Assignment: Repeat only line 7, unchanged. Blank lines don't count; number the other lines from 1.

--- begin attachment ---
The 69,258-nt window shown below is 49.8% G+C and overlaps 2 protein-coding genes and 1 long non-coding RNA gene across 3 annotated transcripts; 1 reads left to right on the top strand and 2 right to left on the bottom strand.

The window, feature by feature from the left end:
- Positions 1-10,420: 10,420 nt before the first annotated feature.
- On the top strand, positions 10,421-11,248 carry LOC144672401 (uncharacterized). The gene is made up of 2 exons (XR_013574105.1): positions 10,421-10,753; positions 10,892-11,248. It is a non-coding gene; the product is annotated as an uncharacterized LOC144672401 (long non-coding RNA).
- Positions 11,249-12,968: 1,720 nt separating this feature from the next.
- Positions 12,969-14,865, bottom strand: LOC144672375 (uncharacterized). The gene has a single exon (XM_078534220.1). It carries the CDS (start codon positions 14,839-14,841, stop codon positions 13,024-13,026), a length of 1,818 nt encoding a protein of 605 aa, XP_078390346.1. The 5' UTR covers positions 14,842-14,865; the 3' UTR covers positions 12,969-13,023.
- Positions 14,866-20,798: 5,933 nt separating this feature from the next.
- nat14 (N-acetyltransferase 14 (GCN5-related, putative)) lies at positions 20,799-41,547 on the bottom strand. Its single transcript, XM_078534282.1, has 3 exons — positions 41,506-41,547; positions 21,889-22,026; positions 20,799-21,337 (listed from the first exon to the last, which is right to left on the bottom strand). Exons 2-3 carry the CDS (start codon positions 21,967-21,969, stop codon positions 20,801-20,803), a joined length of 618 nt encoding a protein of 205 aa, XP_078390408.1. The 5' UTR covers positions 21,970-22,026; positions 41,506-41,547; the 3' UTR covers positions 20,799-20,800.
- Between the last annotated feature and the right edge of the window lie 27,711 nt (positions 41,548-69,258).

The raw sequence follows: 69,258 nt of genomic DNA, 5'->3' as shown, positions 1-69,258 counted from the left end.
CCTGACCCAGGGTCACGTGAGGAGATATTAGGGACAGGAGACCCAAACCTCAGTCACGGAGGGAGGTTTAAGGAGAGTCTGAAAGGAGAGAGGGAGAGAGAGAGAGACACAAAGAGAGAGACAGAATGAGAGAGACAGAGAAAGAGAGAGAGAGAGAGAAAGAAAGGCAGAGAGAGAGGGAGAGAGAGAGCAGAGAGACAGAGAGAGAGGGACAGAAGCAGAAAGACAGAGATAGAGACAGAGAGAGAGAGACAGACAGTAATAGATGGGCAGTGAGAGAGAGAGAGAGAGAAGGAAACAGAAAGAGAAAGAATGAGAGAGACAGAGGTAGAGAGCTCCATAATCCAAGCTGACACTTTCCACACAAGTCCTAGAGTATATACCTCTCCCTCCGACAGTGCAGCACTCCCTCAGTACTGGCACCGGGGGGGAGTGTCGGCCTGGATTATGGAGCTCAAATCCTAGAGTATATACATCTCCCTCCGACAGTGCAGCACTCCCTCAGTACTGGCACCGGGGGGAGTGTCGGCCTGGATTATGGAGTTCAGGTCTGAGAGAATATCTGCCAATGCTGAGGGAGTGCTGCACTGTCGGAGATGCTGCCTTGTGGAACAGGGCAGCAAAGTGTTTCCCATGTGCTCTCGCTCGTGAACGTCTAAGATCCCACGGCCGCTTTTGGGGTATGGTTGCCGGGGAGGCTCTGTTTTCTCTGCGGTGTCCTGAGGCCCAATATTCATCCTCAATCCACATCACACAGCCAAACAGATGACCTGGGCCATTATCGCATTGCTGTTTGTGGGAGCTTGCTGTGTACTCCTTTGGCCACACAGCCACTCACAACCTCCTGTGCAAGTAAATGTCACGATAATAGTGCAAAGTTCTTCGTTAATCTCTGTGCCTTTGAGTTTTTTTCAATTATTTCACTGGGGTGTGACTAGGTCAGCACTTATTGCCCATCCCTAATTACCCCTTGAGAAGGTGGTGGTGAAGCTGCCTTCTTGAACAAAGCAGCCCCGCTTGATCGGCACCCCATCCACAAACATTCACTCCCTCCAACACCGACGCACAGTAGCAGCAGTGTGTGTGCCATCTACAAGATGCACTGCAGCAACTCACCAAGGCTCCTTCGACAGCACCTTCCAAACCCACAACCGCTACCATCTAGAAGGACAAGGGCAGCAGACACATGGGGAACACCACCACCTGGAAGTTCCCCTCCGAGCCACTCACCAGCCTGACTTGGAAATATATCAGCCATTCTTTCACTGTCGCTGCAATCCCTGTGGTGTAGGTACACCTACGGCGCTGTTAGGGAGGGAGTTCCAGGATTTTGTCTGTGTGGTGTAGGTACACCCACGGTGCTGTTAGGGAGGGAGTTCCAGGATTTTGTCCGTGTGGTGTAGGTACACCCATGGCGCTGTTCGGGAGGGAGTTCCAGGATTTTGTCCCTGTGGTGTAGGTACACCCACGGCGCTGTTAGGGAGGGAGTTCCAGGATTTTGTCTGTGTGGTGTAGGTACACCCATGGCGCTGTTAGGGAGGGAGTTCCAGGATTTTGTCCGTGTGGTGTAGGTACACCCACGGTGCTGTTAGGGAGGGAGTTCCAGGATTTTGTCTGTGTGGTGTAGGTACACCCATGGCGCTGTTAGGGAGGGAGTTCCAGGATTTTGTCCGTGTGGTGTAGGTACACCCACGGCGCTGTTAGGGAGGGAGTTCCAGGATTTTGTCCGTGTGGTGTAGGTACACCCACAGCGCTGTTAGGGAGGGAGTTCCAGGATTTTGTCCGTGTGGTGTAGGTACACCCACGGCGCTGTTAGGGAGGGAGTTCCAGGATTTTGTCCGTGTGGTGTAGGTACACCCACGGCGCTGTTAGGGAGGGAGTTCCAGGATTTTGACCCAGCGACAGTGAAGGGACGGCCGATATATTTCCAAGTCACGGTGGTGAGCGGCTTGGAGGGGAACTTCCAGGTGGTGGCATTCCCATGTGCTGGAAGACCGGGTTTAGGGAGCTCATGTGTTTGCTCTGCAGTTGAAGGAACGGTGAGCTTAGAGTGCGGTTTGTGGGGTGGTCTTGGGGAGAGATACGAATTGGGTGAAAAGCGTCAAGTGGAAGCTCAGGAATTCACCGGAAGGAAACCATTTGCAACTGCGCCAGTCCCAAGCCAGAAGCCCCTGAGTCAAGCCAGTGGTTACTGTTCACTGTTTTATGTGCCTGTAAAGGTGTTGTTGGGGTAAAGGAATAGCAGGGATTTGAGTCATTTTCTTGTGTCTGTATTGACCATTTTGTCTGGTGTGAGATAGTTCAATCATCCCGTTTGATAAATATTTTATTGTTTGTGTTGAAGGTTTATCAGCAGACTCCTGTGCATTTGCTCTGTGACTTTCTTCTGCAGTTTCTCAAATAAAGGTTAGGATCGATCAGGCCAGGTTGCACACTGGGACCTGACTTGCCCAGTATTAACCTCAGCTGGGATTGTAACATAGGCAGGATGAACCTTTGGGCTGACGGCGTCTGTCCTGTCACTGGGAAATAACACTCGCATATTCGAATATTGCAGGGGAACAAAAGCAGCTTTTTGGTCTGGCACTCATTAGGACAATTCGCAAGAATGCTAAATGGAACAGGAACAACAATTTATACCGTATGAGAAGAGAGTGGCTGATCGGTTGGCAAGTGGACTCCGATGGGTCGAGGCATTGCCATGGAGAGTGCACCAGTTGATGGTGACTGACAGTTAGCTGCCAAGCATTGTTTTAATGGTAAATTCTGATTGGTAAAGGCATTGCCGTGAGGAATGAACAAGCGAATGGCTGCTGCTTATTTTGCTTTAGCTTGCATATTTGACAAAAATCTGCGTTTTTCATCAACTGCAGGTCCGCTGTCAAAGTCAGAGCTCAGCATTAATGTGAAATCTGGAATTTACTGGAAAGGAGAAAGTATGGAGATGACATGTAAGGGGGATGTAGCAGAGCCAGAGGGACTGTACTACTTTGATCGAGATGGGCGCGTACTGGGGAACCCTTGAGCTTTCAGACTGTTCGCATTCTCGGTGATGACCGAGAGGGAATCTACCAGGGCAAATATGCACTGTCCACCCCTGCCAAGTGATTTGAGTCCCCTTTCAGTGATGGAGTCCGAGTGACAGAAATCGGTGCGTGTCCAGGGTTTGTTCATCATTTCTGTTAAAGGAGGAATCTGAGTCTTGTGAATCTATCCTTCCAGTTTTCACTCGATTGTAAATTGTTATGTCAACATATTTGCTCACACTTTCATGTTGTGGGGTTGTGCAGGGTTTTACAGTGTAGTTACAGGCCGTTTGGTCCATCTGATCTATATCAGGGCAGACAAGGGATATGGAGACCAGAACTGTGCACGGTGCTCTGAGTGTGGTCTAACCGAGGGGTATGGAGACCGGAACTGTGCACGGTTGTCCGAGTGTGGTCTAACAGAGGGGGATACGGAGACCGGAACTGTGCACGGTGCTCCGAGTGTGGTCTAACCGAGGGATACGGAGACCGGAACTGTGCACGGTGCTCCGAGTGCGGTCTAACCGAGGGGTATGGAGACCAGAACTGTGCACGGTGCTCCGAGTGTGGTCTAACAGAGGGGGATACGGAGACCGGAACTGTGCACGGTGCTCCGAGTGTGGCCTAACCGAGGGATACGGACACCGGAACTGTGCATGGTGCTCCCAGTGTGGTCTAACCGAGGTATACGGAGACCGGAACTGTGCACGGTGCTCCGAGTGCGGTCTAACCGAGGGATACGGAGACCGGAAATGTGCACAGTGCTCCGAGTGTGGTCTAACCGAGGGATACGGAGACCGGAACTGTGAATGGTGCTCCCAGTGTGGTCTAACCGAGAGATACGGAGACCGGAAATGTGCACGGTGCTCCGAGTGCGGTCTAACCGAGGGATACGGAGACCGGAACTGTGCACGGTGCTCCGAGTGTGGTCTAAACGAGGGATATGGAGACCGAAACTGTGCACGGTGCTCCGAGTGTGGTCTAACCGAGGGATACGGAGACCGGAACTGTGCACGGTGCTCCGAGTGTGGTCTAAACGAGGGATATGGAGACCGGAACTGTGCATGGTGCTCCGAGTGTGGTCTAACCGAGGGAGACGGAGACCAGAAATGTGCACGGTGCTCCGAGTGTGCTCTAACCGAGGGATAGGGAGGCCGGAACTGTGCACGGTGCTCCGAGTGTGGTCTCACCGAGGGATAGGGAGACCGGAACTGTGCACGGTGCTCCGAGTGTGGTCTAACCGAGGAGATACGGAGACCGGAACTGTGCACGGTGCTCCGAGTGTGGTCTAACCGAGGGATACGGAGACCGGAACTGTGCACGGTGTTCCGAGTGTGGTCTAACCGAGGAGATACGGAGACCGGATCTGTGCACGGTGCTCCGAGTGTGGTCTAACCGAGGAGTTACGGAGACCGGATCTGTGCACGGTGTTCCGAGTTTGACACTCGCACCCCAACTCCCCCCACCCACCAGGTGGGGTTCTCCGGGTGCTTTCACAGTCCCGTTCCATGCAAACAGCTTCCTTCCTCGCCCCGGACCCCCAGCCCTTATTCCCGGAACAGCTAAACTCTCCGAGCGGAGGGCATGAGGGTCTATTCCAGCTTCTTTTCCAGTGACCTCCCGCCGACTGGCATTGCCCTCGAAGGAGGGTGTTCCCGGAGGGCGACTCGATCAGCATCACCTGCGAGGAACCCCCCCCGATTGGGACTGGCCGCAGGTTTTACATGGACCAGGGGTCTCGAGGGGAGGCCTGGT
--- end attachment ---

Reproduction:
- Positions 14,866-20,798: 5,933 nt separating this feature from the next.